[racket] at-exp: is there any way to make it turn @list{A @"string" escape} into (list "A " "string" " escape") ?

From: Eli Barzilay (eli at barzilay.org)
Date: Sun Dec 28 18:42:14 EST 2014

On Sat, Dec 27, 2014 at 6:21 PM, Alexander D. Knauth
<alexander at knauth.org> wrote:
> Is there any way to make the at-exp reader turn @list{A @"string" escape}
> into (list "A " "string" " escape.),
> instead of into (list .A string escape.) ?

You can use @|| to force string delimiters -- but that would probably
not be something you want to use:

    @list{A @||@"string"@|| escape}

The idea behind this is that @|...| can be used to include not only any
Racket subexpression, but any number of them, so @|x| is just an
identifier as is often used, and if you need two of them, you can use
@|x y| which is more convenient than @|x|@|y| -- and @|| is therefore
the degenerate case.  This means that you can get what you want with

    @list{A @|"string"| escape}.

(Long explanation, but the bottom line would look magical without it...)


> The reason is that I wanted to make my own versions of format, printf,
> fprintf, error, etc. that would work with the at-exp reader and
> convert something like this:
> @my-error['f]{message
>                 given: ~v@"something"
>                 other-arguments: ~v@"something-else"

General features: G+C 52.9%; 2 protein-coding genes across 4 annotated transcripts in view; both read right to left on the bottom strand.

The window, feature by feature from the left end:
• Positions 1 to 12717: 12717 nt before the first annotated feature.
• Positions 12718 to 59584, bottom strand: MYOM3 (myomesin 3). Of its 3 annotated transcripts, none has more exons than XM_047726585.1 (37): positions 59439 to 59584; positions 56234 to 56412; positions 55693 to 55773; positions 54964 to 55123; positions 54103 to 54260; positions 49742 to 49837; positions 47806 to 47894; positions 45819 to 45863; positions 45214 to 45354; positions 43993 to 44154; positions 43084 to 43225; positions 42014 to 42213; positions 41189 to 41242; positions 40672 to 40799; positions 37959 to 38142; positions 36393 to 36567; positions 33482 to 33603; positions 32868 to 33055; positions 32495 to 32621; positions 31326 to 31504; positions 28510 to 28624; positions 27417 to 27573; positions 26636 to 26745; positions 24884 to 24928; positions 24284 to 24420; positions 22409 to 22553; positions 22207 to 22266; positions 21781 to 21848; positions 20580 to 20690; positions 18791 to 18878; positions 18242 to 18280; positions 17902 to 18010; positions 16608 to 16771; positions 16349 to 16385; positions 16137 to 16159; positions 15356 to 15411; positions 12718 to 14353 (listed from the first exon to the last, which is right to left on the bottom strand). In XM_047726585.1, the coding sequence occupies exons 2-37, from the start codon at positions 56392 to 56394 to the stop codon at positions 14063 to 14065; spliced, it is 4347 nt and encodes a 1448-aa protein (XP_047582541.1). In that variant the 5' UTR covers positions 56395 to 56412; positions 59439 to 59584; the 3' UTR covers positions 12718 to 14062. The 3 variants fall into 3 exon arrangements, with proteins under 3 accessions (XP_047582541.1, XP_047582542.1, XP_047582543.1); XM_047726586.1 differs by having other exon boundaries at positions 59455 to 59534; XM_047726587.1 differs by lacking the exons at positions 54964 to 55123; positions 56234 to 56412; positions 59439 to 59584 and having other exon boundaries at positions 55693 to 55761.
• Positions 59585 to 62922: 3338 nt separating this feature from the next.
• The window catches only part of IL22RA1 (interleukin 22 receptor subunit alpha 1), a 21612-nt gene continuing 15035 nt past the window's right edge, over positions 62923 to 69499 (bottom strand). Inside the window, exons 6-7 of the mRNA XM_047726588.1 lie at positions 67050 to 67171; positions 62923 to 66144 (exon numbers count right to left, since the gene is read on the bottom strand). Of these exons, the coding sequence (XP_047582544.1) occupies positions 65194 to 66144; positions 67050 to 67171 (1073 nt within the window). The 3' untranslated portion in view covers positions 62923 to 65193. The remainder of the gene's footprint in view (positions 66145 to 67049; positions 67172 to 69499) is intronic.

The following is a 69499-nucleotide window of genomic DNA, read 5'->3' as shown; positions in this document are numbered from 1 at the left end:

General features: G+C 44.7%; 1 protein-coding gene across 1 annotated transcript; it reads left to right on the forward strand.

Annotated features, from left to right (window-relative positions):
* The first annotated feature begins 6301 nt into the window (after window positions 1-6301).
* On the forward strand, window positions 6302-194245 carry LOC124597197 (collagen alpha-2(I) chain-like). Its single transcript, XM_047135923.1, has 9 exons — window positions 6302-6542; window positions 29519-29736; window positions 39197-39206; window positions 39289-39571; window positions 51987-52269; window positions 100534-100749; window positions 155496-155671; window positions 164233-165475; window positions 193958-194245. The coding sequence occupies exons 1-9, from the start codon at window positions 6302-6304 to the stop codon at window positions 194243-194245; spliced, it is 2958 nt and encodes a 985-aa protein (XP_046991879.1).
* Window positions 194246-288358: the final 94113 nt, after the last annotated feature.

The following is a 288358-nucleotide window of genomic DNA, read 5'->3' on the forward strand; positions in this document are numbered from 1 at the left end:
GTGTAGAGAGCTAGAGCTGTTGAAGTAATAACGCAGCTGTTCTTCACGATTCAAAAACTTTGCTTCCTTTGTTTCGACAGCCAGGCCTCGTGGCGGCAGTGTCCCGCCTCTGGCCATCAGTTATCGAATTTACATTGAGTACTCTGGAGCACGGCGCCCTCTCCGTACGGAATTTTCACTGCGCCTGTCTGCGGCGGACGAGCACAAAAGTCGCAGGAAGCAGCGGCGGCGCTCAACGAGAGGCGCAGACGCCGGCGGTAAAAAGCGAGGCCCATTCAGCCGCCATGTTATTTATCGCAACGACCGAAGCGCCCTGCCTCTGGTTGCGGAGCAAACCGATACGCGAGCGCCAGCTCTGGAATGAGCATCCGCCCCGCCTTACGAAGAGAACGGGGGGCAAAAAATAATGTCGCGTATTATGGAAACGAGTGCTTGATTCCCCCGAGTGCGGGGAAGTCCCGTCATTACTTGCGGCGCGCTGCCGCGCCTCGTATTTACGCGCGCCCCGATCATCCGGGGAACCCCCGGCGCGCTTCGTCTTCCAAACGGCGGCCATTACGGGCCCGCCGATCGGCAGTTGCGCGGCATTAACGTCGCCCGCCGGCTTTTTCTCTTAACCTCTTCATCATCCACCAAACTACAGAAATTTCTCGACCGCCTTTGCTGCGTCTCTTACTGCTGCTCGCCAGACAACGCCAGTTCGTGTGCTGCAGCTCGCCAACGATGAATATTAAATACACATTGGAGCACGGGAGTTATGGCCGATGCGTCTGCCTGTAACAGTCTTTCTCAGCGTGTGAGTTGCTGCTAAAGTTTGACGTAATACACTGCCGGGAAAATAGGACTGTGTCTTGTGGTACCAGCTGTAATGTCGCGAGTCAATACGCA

> ~v@"another-something-else"}
> into something like this:
> (error 'f "message\n  given: ~v\n  other-arguments: ~v ~v"
>        "something" "something-else" "another-something-else")

... this is generally a bad idea.  What do you do when you want the
@"..." escapes?  How do you find out which parts of the input are
arguments and which are part of the format string?  (A proper answer for
the last one is something that I mentioned recently -- looking at the
syntax properties -- but it means that you're getting a non-uniform
syntax where you can't switch an @-expression into an s-expression.)

But most of all, IMO it sounds like a bad idea since it tries to fight
the natural mixed-text-and-expressions and bend it into a
format-string-like thing.  I'd go with something that avoids that and
uses @-expressions more naturally, as in:

                    given: @~v[stuff]
                    other-arguments: @~v[other-stuff]}

and have `my-error' be something like:

    (define (my-error what . text) (error what "~a" (string-appeng* text)))

          ((lambda (x) (x x)) (lambda (x) (x x)))          Eli Barzilay:
                    http://barzilay.org/                   Maze is Life!

Posted on the users mailing list.